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Introducing Burma

Author: Lauren Curd

Experience the old Orient before the 21st century world takes its hold on Burma (officially known as Myanmar). Home to ancient peoples and civilisations, for decades Burma was closed to the outside world and very few visitors have explored the country. As a result, Burma retains many traditional ways of Asia that its neighbours have left behind.

Buddhism is not just the predominate religion in Burma; it is a way of life. Mesmerising monuments can be found all over the country but probably the most iconic area is stupa-studded Bagan. Festivals in Burma are also a big thing. Thingyan (the water festival) celebrates Burma’s New Year (13-16 April) by drenching locals with fire hoses in the cities. The most spectacular is the Phaung Daw Oo pagoda festival (held in September/October according to the moon) on Inle Lake, when Buddha images travel on the lake via gilded barge, pulled along by hundreds of rowers and leg-rowers.

Here are our suggestions on where to visit in Burma:


The historic capital of Burma and still the main gateway to the rest of the country, Yangon’s colonial architecture reflects the British presence that once was. Head downtown to explore the bustling streets complete with traditional tea-houses and spice markets. One of the not-to-be-missed highlights in the “The Garden City of the East” is the impressive Shwedagon Pagoda, where you will see the city’s residents paying their respects to one of the many shrines inside the temple.

Two young monks in red walking past the golden edifice of Shwedagon Pagoda in Yangon


The second largest city in Myanmar on the east bank of Ayeyarwaddy River, Mandalay was the capital before the colonial era. Mandalay is home to rich cultural heritage and a number of Buddhist monuments, including Myinmu Nunnery, at the base of Sagaing Hill, which is well worth a visit.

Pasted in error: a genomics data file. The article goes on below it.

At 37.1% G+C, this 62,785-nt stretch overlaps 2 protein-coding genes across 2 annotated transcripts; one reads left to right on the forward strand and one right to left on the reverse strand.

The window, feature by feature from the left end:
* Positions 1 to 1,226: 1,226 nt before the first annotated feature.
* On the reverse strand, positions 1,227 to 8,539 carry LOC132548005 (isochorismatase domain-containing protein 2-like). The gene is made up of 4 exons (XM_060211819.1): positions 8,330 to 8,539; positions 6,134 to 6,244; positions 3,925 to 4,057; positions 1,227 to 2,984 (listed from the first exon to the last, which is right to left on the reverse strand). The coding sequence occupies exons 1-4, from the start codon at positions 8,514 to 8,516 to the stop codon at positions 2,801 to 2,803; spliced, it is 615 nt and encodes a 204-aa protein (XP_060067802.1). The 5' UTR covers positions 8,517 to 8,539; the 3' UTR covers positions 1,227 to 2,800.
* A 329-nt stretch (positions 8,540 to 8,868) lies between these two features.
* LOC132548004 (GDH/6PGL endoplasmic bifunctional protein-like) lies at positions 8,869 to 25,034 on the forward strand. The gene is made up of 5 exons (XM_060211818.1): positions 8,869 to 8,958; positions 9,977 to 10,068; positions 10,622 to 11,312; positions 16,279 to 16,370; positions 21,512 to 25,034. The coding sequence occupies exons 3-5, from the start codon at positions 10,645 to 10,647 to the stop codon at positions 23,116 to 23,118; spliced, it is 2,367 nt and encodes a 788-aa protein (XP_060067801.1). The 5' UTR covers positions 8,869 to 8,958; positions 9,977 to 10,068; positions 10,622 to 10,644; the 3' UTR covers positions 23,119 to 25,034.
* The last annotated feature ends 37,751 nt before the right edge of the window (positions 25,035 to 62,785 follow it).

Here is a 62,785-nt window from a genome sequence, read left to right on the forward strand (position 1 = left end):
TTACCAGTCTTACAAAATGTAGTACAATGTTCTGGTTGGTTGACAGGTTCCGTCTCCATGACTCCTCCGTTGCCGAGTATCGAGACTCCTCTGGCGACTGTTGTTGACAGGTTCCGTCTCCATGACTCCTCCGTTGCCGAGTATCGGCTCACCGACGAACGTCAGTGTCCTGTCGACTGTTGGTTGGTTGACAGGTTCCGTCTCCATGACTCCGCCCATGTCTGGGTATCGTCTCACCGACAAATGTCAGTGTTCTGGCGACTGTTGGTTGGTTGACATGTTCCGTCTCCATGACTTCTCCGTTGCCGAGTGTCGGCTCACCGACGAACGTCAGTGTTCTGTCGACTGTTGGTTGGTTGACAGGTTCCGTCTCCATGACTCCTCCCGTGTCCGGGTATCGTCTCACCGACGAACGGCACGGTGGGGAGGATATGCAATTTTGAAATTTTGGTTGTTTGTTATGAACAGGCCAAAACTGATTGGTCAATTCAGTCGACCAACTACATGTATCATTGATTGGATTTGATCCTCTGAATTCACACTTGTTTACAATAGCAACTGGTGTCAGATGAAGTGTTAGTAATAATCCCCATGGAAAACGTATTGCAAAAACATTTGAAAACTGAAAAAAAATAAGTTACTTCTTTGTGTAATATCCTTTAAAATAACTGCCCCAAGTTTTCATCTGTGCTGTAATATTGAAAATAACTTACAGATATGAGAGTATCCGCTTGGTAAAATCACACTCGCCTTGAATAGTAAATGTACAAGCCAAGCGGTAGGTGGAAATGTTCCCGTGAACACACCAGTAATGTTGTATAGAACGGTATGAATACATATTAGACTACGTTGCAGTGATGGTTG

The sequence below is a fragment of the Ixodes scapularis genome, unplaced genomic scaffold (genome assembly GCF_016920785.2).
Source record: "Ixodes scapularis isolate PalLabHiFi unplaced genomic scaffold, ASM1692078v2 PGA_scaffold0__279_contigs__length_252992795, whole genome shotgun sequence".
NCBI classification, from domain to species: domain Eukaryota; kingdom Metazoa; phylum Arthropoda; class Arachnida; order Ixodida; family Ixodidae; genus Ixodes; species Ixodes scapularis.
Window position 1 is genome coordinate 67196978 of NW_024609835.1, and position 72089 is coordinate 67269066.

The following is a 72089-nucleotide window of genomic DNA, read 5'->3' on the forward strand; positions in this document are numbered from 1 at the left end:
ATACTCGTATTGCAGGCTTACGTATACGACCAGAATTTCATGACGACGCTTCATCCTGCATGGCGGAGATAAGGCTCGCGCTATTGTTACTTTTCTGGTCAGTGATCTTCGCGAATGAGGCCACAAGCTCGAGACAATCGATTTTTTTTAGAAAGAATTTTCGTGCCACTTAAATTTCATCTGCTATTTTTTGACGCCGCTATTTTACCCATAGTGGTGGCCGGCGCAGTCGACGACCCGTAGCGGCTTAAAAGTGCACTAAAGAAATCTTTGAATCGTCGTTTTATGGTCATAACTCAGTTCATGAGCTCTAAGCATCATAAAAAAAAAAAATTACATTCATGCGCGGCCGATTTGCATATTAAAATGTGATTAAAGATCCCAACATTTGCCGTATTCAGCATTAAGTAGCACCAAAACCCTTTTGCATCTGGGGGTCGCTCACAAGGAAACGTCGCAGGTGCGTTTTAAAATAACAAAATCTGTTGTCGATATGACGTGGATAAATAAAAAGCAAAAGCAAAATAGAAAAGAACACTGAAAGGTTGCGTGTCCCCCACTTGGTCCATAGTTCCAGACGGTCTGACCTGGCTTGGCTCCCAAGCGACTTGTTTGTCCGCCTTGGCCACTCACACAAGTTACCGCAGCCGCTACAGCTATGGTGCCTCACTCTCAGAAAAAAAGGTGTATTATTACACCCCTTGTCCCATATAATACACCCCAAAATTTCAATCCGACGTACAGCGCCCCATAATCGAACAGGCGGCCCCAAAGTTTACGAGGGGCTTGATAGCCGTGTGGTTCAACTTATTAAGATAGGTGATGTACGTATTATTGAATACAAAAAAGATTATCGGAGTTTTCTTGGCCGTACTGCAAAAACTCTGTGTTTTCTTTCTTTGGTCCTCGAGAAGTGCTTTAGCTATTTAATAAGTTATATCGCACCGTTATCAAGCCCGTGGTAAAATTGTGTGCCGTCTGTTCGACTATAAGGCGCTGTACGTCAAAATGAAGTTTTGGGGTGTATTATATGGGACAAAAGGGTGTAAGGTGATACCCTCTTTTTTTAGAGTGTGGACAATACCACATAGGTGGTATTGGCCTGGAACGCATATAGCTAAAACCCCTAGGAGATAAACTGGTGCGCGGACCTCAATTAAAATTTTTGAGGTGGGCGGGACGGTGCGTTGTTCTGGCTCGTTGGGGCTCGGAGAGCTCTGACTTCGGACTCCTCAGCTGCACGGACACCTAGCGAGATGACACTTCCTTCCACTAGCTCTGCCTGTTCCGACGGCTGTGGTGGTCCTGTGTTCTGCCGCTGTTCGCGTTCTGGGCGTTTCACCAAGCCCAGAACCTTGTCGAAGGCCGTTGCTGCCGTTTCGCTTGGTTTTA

Novice Monk in red robes in Mandalay, Burma


The iconic stupa-studded vistas of Myanmar are found here on the eastern bank of the Ayeyawaddy River. Bagan is one of South East Asia’s richest archaeological sites and the arguably the most popular tourist attraction in Myanmar. Over 3,000 holy pagodas and stupas tell tales of the ancient city and an awe-inspiring way to explore Bagan is with a hot-air balloon ride. 

Panoramic view of the pagodas of Bagan

Ngwe Saung

The vast stretch of white sandy beach at Ngwe Saung lends itself to explorers looking for a few days of rest and relaxation on the Bay of Bengal after touring Myanmar.

Ngwe Saung fisherman throwing his fishing net into the sea

Nyaung Shwe

This busy trading town acts as the gateway for visitors heading down to Inle Lake and has becoming a bustling centre in its own right, with several hotels and restaurants now available.

Long-tailed boats beside Inle Lake at Ngwe Shwe


Famous for the beautiful 3km stretch of soft white sand on the shores of the Bay of Bengal, Ngapali is the country’s premier beach resort and offers a range of sophisticated accommodation, yet still it remains pretty sedate, in-keeping with the rest of the country.

Ngapali Beach in Myanmar Burma

Inle Lake

Nestled in the heart of Shan State, tranquil Inle Lake spans for 35 kilometres beneath stilted fishing villages. The shallow waters of the lake can be found 900 metres above sea level in the cool north of Myanmar, with Thailand and Laos to the east. Take a boat trip for a glimpse into life of the lake-side locals and you may even see the famous leg-rowing fishermen at work.

Fishermen rowing his narrow boat on Inle Lake, Myanmar

Myanmar Climate 

With its tropical climate, Myanmar experiences three main seasons. The low season, and the most cost-effective time to travel, runs from late May to late September, during the south-west monsoon period. July and August are the rainiest months, however downpours are short and sharp and often early morning and early afternoon. The coolest time of year is October to March and the hottest months are from March to May. Inle Lake area is usually considerably cooler and is prone to fog during the coolest month of December so be prepared for flights to be impacted/delayed.

Two Buddhist monks walking on U Bein Bridge at Amarapura close to Mandalay

Dress Code in Burma

Casual loose clothing is recommended in order to cover up due to the warm and humid climate. Sundresses exposing too much skin or short shorts are frowned upon, particularly in pagodas and temples. Whenever visiting religious sites, clothing must cover the knees and all shoes and socks are to be removed – bare feet are compulsory. 

Young novice monk in a red robe at a temple window in Burma

**This blog post was previously published on Medway Leisure Travel, now trading as Pettitts Travel**

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